An estate plan is more than a will. Though many Maryland residents have heard of or have executed last wills and testaments to direct the disposition of the property contained in their end-of-life estates, most people need more than just wills to ensure their testamentary wishes are executed. One important part of the estate planning process is the creation and execution of an advance directive.
This post will provide information on advance directives and their purposes in end-of-life planning. No legal advice or guidance is conveyed in its contents. All questions and concerns regarding the estate planning process should be managed and discussed with local estate planning attorneys.
What is an advance directive?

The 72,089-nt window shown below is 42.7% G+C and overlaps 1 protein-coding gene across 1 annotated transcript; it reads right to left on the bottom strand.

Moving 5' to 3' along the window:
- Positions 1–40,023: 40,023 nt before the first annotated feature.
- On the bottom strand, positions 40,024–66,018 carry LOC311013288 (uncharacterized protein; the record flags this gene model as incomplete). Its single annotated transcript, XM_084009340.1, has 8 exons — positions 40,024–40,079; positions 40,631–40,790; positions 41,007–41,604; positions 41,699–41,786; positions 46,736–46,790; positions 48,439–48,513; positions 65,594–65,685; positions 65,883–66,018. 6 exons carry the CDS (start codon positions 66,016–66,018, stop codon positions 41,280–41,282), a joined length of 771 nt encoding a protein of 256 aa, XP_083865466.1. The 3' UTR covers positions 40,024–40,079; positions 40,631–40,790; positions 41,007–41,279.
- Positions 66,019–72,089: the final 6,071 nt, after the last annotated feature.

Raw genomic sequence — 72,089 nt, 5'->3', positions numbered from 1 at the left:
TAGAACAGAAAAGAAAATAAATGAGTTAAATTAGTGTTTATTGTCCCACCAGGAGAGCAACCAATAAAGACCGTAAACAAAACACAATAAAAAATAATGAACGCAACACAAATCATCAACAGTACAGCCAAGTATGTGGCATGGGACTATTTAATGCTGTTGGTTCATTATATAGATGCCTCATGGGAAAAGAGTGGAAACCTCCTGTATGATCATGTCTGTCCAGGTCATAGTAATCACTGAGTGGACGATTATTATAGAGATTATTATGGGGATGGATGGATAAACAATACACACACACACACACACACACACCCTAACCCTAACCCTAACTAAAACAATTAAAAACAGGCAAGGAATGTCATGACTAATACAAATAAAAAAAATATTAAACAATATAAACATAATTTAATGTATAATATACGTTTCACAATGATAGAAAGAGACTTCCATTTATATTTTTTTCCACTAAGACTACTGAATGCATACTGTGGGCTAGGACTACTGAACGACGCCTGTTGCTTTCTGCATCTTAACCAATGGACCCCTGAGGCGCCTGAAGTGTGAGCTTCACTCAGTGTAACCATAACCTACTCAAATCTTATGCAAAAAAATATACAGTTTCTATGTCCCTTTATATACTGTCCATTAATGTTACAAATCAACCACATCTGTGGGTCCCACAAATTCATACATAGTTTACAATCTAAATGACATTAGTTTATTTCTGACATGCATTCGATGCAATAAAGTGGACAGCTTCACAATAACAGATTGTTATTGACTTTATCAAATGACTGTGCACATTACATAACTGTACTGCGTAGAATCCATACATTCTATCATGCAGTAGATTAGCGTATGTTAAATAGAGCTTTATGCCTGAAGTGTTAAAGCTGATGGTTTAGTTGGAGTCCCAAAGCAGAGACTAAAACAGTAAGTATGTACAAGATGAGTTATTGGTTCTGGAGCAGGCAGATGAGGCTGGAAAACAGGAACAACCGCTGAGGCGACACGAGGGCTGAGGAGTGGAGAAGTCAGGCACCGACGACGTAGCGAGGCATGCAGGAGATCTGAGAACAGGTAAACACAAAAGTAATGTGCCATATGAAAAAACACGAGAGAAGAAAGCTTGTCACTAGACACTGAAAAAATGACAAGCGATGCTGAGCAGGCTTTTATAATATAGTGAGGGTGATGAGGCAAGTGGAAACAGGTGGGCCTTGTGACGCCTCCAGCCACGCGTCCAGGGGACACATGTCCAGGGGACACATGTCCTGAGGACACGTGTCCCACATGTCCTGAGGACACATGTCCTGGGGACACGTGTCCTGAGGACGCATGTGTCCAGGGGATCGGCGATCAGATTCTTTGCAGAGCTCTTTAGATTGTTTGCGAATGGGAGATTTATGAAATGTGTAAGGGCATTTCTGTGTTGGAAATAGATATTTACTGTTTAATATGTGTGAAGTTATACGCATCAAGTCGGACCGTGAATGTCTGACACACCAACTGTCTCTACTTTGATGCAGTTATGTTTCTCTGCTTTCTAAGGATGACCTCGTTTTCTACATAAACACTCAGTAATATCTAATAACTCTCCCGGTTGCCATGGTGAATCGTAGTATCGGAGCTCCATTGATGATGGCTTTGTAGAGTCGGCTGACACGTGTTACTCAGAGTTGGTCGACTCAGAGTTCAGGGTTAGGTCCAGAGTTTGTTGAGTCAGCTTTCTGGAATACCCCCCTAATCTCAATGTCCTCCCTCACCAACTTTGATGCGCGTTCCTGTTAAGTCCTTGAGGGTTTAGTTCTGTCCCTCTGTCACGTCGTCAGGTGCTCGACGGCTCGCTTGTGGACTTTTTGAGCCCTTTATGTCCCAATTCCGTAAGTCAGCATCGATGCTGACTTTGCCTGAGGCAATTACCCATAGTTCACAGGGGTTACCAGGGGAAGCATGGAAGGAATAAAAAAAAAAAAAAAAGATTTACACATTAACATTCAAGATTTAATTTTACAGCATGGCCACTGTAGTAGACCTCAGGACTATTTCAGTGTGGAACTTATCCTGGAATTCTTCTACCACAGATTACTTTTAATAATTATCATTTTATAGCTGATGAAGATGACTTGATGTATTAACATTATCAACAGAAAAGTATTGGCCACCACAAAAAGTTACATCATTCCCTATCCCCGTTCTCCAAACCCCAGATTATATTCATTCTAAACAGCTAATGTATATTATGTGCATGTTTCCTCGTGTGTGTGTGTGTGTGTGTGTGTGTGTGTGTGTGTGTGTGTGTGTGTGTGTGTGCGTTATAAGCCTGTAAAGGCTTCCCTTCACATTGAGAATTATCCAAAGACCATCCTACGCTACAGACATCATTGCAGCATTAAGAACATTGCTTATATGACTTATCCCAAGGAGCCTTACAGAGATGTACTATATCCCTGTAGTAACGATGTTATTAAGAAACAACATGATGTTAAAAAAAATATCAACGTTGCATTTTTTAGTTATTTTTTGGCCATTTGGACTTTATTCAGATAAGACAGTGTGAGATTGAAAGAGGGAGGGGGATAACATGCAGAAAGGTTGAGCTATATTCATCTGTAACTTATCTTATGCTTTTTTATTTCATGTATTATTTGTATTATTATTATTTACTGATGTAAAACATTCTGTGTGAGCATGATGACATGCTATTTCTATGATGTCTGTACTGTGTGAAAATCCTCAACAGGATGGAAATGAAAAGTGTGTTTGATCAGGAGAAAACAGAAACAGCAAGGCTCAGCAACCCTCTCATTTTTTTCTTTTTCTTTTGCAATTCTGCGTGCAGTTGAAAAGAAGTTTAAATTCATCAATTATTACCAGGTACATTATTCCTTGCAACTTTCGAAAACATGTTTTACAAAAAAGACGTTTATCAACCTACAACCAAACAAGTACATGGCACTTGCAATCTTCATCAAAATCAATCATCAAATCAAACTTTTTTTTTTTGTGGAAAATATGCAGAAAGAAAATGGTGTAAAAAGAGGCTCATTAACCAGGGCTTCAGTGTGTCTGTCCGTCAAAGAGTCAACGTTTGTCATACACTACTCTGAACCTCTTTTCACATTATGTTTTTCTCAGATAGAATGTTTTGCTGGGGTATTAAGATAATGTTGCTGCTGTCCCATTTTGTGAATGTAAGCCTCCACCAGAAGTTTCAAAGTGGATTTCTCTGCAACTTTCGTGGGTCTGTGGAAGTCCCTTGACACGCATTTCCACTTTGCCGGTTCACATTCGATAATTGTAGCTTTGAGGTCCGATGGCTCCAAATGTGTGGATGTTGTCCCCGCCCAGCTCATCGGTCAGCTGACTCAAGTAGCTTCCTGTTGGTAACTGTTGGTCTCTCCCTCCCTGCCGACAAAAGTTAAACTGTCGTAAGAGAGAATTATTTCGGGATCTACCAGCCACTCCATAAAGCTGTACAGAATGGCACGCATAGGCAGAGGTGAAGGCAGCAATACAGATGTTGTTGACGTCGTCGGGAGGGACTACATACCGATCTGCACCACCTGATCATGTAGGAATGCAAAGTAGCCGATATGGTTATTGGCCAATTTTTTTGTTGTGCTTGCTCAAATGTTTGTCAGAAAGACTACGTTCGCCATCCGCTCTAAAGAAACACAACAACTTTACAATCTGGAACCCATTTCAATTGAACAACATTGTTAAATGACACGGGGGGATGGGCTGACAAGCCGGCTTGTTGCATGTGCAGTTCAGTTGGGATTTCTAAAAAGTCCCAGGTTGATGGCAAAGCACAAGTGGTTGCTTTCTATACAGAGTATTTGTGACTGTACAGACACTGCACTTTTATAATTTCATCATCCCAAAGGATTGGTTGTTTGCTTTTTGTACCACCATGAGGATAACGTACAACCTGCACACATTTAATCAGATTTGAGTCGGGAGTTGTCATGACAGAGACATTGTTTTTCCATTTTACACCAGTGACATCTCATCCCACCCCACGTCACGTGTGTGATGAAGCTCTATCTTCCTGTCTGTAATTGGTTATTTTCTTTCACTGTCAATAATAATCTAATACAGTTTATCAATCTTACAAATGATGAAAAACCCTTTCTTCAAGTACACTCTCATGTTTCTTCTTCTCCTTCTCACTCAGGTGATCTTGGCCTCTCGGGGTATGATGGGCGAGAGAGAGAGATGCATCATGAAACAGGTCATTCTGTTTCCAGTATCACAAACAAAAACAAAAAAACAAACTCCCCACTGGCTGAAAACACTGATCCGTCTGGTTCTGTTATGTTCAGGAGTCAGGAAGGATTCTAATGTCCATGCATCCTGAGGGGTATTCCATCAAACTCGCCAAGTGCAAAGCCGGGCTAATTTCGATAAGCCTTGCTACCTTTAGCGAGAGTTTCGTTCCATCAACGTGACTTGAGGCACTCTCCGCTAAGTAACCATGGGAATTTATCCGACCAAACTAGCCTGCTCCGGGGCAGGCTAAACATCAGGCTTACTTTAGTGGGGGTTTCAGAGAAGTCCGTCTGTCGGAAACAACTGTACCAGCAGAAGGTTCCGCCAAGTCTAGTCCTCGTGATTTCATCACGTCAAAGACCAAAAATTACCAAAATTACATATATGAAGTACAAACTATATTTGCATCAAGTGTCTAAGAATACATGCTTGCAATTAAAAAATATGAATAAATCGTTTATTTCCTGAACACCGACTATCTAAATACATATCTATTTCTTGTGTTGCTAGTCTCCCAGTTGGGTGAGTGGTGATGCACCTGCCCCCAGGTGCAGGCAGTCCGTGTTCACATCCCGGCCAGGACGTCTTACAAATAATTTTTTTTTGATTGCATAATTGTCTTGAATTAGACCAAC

An advance directive is a powerful legal document. It provides information and preferences on a person’s end-of-life care to medical professionals when they are unable to make such decisions on their own. For example, if a person becomes medically incapacitated and cannot advise their doctors on if they desire to utilize life-saving procedures, the advance directive will instruct the doctors on the individual’s wishes.
How do you create an advance directive?
It is important to understand that like other testamentary devices, advance directives require specific elements in order to be considered valid. Generally, advance directives must be in writing and must be signed by witnesses. An estate planning attorney can guide an interested party through the necessary steps to reach execution of the document.
As stated, an advance directive is only one part of a comprehensive estate plan. That plan may include a will, trusts, advance directives, powers of attorney, and other devices. No two estate plans may look alike, and the needs and preferences of an individual will guide how and what they include in their own plan. Legal help is often an important component to getting estate planning right and protecting an individual’s assets and future.